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Lessons from the Steubenville Rape Trial

PHOTO: The Steubenville rape trial has gained national attention and those working to end sexual violence say itís time to stop blaming victims and support survivors. Photo courtesy of OAESV.
PHOTO: The Steubenville rape trial has gained national attention and those working to end sexual violence say itís time to stop blaming victims and support survivors. Photo courtesy of OAESV.
March 20, 2013

COLUMBUS, Ohio - The Steubenville rape trial has gained national attention, and those working to end sexual violence say it's time to stop blaming victims and focus instead on supporting survivors.

Two high school football players were convicted Sunday in the sexual assault of a 16-year-old. Since then, said Katie Hannah, executive director of the Ohio Alliance to End Sexual Violence, the victim's name has been shared in the media, threats have been made against her and her credibility has been called into question.

"It wasn't just that the victim was victimized when the rapes happened," she said. "It was ongoing, with social media and pictures and texts that were sent worldwide. And so, we need to stop the victimization and victim-blaming from happening any further."

Two teen-aged girls were arrested on Monday for making social-media threats against the victim. When a victim of sexual assault sees another victim being blamed, Hannah said, it makes them less likely to come forward.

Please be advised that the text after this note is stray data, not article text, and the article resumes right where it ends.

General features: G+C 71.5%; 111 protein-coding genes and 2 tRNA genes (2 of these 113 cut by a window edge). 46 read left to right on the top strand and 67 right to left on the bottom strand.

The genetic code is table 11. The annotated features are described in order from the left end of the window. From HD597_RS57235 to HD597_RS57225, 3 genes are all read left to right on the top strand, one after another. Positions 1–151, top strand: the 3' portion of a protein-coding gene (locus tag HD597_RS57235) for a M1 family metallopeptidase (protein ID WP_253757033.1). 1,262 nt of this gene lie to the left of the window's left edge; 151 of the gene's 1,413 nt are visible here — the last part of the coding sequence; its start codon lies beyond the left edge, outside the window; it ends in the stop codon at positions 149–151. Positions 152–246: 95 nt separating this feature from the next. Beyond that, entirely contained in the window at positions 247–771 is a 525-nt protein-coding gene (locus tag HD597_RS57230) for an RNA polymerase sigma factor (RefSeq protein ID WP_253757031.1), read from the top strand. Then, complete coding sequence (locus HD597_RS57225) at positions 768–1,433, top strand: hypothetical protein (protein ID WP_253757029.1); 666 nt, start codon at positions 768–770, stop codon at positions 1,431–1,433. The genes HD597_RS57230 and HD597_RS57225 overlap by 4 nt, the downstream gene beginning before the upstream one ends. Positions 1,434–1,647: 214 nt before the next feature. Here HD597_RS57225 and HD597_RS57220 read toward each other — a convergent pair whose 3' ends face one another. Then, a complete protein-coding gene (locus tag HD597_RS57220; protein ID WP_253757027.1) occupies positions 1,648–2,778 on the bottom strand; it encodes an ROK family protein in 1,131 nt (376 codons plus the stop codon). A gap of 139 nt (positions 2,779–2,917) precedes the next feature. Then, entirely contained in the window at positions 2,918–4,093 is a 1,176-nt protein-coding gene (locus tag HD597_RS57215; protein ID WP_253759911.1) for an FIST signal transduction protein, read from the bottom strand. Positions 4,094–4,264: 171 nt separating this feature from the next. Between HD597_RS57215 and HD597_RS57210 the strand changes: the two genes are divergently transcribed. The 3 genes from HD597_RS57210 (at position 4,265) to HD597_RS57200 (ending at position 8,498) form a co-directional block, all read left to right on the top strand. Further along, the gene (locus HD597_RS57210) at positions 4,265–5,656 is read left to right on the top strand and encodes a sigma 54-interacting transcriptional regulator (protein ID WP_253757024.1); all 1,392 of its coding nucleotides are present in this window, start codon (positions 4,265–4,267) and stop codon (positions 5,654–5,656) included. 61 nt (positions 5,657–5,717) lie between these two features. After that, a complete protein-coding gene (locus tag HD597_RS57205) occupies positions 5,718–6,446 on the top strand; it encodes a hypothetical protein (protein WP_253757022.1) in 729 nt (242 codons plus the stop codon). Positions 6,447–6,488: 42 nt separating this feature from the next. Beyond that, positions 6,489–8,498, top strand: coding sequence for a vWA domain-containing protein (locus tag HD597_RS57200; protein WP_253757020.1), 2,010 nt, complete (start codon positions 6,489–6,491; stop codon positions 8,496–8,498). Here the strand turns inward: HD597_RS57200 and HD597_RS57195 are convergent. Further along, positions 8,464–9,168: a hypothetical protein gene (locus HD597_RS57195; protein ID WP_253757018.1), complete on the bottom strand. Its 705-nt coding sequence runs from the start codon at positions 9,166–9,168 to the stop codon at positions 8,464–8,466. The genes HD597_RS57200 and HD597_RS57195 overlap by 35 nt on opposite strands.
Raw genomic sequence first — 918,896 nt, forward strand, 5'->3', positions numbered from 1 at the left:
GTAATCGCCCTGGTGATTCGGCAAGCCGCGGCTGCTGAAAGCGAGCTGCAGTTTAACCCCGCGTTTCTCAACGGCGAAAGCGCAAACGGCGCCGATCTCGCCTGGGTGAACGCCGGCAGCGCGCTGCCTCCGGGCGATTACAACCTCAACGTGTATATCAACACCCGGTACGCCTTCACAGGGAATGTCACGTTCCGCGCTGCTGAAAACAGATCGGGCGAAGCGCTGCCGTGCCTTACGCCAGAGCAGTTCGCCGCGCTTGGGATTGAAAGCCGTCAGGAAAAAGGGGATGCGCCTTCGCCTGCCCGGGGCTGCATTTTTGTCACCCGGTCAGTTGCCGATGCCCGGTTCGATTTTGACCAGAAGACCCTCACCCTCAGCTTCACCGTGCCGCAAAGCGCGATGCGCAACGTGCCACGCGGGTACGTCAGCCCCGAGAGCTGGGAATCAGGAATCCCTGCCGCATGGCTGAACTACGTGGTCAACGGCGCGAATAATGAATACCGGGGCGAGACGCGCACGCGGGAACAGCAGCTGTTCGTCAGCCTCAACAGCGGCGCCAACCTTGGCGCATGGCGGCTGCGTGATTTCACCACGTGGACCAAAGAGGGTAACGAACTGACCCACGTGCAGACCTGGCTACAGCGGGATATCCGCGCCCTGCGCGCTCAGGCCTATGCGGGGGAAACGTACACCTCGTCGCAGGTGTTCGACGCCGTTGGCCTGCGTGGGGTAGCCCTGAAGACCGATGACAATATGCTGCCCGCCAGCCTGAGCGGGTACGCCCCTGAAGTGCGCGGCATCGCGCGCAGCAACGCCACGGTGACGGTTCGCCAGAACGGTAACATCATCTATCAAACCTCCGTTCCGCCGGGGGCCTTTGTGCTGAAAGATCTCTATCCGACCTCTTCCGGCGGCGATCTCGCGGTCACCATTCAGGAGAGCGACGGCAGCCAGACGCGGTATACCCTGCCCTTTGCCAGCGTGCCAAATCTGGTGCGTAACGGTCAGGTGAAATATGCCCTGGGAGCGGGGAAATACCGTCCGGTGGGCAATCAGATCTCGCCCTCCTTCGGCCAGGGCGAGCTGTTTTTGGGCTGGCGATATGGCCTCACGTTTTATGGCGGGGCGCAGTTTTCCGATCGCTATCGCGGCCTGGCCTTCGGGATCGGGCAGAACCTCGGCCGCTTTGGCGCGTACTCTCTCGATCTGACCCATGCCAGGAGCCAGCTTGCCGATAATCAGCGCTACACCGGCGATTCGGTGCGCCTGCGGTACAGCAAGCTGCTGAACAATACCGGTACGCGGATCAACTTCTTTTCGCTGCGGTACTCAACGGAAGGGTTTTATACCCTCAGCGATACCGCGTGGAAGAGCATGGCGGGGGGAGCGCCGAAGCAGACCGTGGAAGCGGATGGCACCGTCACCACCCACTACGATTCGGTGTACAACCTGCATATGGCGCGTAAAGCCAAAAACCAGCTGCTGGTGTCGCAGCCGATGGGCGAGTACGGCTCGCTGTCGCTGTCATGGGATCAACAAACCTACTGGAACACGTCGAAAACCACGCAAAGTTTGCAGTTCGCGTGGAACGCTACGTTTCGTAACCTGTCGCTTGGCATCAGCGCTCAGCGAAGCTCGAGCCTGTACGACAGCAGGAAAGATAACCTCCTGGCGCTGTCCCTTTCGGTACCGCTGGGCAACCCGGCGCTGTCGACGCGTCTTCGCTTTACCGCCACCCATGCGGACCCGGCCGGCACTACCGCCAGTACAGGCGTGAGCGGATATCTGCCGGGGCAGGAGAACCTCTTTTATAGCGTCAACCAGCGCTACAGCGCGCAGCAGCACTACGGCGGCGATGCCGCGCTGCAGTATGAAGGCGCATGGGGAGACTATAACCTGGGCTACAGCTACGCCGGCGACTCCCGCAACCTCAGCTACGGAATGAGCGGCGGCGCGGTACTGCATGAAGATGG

"It's important for survivors to speak up if they haven't already," she said, "because oftentimes, these are silent crimes. And we know that rape happens in every community, every day, all across Ohio."

According to the Centers for Disease Control and Prevention, one in five women will be a rape victim in her lifetime. In Ohio, more than 740,000 women are rape survivors.

The majority of people who report rapes are telling the truth, said Hannah, who added that it is critical for others to help them access the support services they need. She said she hopes this case can prompt changes in policy and training that help prevent sexual violence.

"We want coaches and teachers to engage youth in conversations about healthy relationships and consent - what sexual violence is - and want you to intervene if and when you do see something occurring that shouldn't have happened," she said.

Ohio Attorney General Mike DeWine said his office continues its investigation of the case and could file charges against anyone who failed to speak up after the attack. Today, he is expected to announce new efforts to provide services for sexual assault victims. Rape crisis programs currently offer support in only 37 of 88 Ohio counties.

Mary Kuhlman, Public News Service - OH